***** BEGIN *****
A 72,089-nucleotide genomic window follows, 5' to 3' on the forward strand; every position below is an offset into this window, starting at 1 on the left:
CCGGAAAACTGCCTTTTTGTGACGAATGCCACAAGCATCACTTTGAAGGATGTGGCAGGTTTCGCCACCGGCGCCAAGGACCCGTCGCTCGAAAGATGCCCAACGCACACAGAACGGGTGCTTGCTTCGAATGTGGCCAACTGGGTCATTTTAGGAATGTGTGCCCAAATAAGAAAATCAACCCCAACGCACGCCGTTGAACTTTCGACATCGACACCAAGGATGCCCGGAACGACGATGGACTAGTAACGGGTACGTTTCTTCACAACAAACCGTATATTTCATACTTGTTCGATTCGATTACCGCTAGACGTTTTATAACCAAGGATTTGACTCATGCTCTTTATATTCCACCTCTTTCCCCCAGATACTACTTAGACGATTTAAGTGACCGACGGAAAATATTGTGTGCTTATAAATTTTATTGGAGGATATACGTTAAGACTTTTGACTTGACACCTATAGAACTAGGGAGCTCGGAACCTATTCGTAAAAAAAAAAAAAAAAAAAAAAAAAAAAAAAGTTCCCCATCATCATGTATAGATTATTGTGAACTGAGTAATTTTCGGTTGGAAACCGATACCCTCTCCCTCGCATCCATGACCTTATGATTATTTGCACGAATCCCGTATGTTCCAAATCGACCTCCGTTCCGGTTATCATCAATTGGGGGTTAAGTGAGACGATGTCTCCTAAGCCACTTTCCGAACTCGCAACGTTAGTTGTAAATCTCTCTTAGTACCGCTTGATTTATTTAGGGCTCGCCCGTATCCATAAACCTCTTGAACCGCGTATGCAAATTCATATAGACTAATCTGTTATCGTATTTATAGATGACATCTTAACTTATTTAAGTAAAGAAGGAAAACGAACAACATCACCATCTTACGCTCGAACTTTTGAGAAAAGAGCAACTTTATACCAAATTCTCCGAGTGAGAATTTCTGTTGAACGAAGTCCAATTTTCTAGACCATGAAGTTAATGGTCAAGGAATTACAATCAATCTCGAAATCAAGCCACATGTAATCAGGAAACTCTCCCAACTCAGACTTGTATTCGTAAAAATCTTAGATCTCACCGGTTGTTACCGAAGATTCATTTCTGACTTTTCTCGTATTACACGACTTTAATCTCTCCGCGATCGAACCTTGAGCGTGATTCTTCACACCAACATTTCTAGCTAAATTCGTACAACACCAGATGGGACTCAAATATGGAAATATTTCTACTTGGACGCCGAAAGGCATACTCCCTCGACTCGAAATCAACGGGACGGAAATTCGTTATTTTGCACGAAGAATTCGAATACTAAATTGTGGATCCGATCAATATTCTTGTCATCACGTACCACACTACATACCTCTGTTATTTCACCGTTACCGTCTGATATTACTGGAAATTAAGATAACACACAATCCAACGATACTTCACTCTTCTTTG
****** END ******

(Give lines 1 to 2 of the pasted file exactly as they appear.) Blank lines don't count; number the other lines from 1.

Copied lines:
A 72,089-nucleotide genomic window follows, 5' to 3' on the forward strand; every position below is an offset into this window, starting at 1 on the left:
CCGGAAAACTGCCTTTTTGTGACGAATGCCACAAGCATCACTTTGAAGGATGTGGCAGGTTTCGCCACCGGCGCCAAGGACCCGTCGCTCGAAAGATGCCCAACGCACACAGAACGGGTGCTTGCTTCGAATGTGGCCAACTGGGTCATTTTAGGAATGTGTGCCCAAATAAGAAAATCAACCCCAACGCACGCCGTTGAACTTTCGACATCGACACCAAGGATGCCCGGAACGACGATGGACTAGTAACGGGTACGTTTCTTCACAACAAACCGTATATTTCATACTTGTTCGATTCGATTACCGCTAGACGTTTTATAACCAAGGATTTGACTCATGCTCTTTATATTCCACCTCTTTCCCCCAGATACTACTTAGACGATTTAAGTGACCGACGGAAAATATTGTGTGCTTATAAATTTTATTGGAGGATATACGTTAAGACTTTTGACTTGACACCTATAGAACTAGGGAGCTCGGAACCTATTCGTAAAAAAAAAAAAAAAAAAAAAAAAAAAAAAAGTTCCCCATCATCATGTATAGATTATTGTGAACTGAGTAATTTTCGGTTGGAAACCGATACCCTCTCCCTCGCATCCATGACCTTATGATTATTTGCACGAATCCCGTATGTTCCAAATCGACCTCCGTTCCGGTTATCATCAATTGGGGGTTAAGTGAGACGATGTCTCCTAAGCCACTTTCCGAACTCGCAACGTTAGTTGTAAATCTCTCTTAGTACCGCTTGATTTATTTAGGGCTCGCCCGTATCCATAAACCTCTTGAACCGCGTATGCAAATTCATATAGACTAATCTGTTATCGTATTTATAGATGACATCTTAACTTATTTAAGTAAAGAAGGAAAACGAACAACATCACCATCTTACGCTCGAACTTTTGAGAAAAGAGCAACTTTATACCAAATTCTCCGAGTGAGAATTTCTGTTGAACGAAGTCCAATTTTCTAGACCATGAAGTTAATGGTCAAGGAATTACAATCAATCTCGAAATCAAGCCACATGTAATCAGGAAACTCTCCCAACTCAGACTTGTATTCGTAAAAATCTTAGATCTCACCGGTTGTTACCGAAGATTCATTTCTGACTTTTCTCGTATTACACGACTTTAATCTCTCCGCGATCGAACCTTGAGCGTGATTCTTCACACCAACATTTCTAGCTAAATTCGTACAACACCAGATGGGACTCAAATATGGAAATATTTCTACTTGGACGCCGAAAGGCATACTCCCTCGACTCGAAATCAACGGGACGGAAATTCGTTATTTTGCACGAAGAATTCGAATACTAAATTGTGGATCCGATCAATATTCTTGTCATCACGTACCACACTACATACCTCTGTTATTTCACCGTTACCGTCTGATATTACTGGAAATTAAGATAACACACAATCCAACGATACTTCACTCTTCTTTG